Tableaux debuts new play format
Published 12:06 am Sunday, March 8, 2015
By Nita McCann
The Natchez Democrat
NATCHEZ — Natchez is all about history, and the Friday night debut of the new Historic Natchez Tableaux was no exception.
To present a more balanced portrayal of the old South’s history, the newly revamped Tableaux cut some old scenes and inserted some new ones.
Best-selling novelist and Natchez native Greg Iles and dozens of other volunteers produced a show that keeps some perennial scenes in place, but cuts some scenes from years past.
The new Tableaux also adds others meant to tell the story of black people before, during and just after the Civil War, seeking to present a more balanced account of the Natchez history.
New additions to the Tableaux included a scene of a mother and son clinging to each other just before she is sold. In a later scene, the child – now a Union soldier – helps take down the building at that very site.
Telling the story
Black performers said they did not know what to expect when they first signed on to the production, which has run for 83 years.
Terrence Robinson, who portrays the uncle of the bride in one of the newly added scenes and also sings in the chorus, said he didn’t know what to think when fellow actor Beverly Adams texted him to ask if he would participate.
“Let’s be honest,” Robinson said. “Over the years, you hear so much about (the Tableaux), about how black people were not welcome there.”
But he quickly found the opposite to be true.
Robinson, one of more than 200 performers in the Tableaux, had already portrayed William Johnson in last year’s production, so he knew a little of what to expect.
Both Robinson and Adams, veterans of the Natchez Little Theatre, said they have a passion for acting in general.
“Then, when I heard that Greg Iles would be involved, I jumped at it because I’m familiar with his (novels),” Robinson said. “I’m proud to be a part of it.”
Adams shared that sentiment.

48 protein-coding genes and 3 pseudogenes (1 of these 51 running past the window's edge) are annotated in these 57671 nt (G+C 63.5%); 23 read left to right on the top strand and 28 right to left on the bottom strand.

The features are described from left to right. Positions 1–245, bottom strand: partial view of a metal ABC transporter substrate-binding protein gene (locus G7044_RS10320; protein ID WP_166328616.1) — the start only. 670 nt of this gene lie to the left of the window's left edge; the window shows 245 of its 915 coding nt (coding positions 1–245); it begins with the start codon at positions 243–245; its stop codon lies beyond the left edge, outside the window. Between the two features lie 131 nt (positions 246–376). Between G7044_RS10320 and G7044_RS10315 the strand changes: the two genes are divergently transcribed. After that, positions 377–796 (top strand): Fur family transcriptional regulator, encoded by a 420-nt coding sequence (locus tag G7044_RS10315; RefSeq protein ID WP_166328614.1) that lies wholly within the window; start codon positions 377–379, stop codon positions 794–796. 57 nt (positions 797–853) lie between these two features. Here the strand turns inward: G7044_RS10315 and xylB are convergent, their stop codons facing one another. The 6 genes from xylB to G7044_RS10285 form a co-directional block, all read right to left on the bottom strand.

“We have a chance to actually make history,” said Adams, who portrays the aunt of the bride in a new Tableaux scene.
Adams said that before she was called to get involved with this year’s production, she didn’t have any preconceived notions about the Tableaux, which she had never seen.
“But once I got involved and learned some of the history of it, I got excited about being a part of it,” she said. “I knew it was going to be something I’d be proud to participate in.”
She added she is excited by the opportunity to work with Iles and others involved in the production.
According to performers, Iles was very hands-on in the retooling of the Tableaux, down to recording new music for the show and producing brief films about the South’s history. Those films were played as transitions between scenes.
“Everyone was so accommodating,” Adams said. “And Mr. Iles was no exception. You can tell he does things from the heart.”
Something old, something new
Some scenes remain largely untouched in the new Tableaux, such as the Natchez Indians scene at the beginning, the Maypole dances. the Polka, the Running of the Confederate Flag and the Wedding Scene.
“The biggest changes come in how slavery and the Civil War are portrayed,” said Lynn Beach Smith, who both directed and sang in the Tableaux. “These are the biggest changes (the Tableaux) has ever seen.”
For example, one of the scenes shows a 10-year-old and his mother being sold at the Forks of the Road, one of the biggest slave markets in America.
“Then, when the son is an adult, he is one of the ones Union troops get to tear it down,” Smith said.
Another change is that now when “Old Man River” is sung, a performer in a flowing costume dances to the song.
Some scenes were cut from the old performance, including Fannie Elsler, the raising of the flags and the picnic.